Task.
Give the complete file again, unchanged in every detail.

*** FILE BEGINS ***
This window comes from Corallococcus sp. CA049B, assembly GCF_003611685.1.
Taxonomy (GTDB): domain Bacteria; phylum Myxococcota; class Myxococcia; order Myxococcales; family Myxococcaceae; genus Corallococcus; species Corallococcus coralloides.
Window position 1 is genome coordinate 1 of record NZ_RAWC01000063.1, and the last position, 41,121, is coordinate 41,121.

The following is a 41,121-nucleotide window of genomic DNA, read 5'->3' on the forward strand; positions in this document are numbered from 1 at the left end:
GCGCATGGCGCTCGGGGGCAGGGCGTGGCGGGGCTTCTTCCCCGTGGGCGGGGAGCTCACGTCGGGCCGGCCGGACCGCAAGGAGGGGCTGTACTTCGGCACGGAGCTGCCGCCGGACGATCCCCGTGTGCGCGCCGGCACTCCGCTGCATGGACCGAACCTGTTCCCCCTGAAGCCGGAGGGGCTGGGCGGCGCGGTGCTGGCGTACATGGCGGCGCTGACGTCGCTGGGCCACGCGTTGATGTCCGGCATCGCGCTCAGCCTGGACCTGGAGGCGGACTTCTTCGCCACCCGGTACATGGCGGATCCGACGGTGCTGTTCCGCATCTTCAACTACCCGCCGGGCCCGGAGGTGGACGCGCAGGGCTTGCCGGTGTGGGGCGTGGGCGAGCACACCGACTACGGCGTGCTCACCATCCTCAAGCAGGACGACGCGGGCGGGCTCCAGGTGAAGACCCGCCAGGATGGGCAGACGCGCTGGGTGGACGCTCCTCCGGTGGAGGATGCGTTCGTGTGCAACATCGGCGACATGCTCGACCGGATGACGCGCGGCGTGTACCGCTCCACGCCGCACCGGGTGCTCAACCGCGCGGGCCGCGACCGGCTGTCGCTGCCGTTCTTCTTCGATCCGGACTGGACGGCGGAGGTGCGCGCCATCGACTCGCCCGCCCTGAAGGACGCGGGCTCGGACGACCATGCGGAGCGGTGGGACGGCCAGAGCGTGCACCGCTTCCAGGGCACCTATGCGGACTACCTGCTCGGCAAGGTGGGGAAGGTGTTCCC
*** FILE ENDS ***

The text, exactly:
This window comes from Corallococcus sp. CA049B, assembly GCF_003611685.1.
Taxonomy (GTDB): domain Bacteria; phylum Myxococcota; class Myxococcia; order Myxococcales; family Myxococcaceae; genus Corallococcus; species Corallococcus coralloides.
Window position 1 is genome coordinate 1 of record NZ_RAWC01000063.1, and the last position, 41,121, is coordinate 41,121.

The following is a 41,121-nucleotide window of genomic DNA, read 5'->3' on the forward strand; positions in this document are numbered from 1 at the left end:
GCGCATGGCGCTCGGGGGCAGGGCGTGGCGGGGCTTCTTCCCCGTGGGCGGGGAGCTCACGTCGGGCCGGCCGGACCGCAAGGAGGGGCTGTACTTCGGCACGGAGCTGCCGCCGGACGATCCCCGTGTGCGCGCCGGCACTCCGCTGCATGGACCGAACCTGTTCCCCCTGAAGCCGGAGGGGCTGGGCGGCGCGGTGCTGGCGTACATGGCGGCGCTGACGTCGCTGGGCCACGCGTTGATGTCCGGCATCGCGCTCAGCCTGGACCTGGAGGCGGACTTCTTCGCCACCCGGTACATGGCGGATCCGACGGTGCTGTTCCGCATCTTCAACTACCCGCCGGGCCCGGAGGTGGACGCGCAGGGCTTGCCGGTGTGGGGCGTGGGCGAGCACACCGACTACGGCGTGCTCACCATCCTCAAGCAGGACGACGCGGGCGGGCTCCAGGTGAAGACCCGCCAGGATGGGCAGACGCGCTGGGTGGACGCTCCTCCGGTGGAGGATGCGTTCGTGTGCAACATCGGCGACATGCTCGACCGGATGACGCGCGGCGTGTACCGCTCCACGCCGCACCGGGTGCTCAACCGCGCGGGCCGCGACCGGCTGTCGCTGCCGTTCTTCTTCGATCCGGACTGGACGGCGGAGGTGCGCGCCATCGACTCGCCCGCCCTGAAGGACGCGGGCTCGGACGACCATGCGGAGCGGTGGGACGGCCAGAGCGTGCACCGCTTCCAGGGCACCTATGCGGACTACCTGCTCGGCAAGGTGGGGAAGGTGTTCCC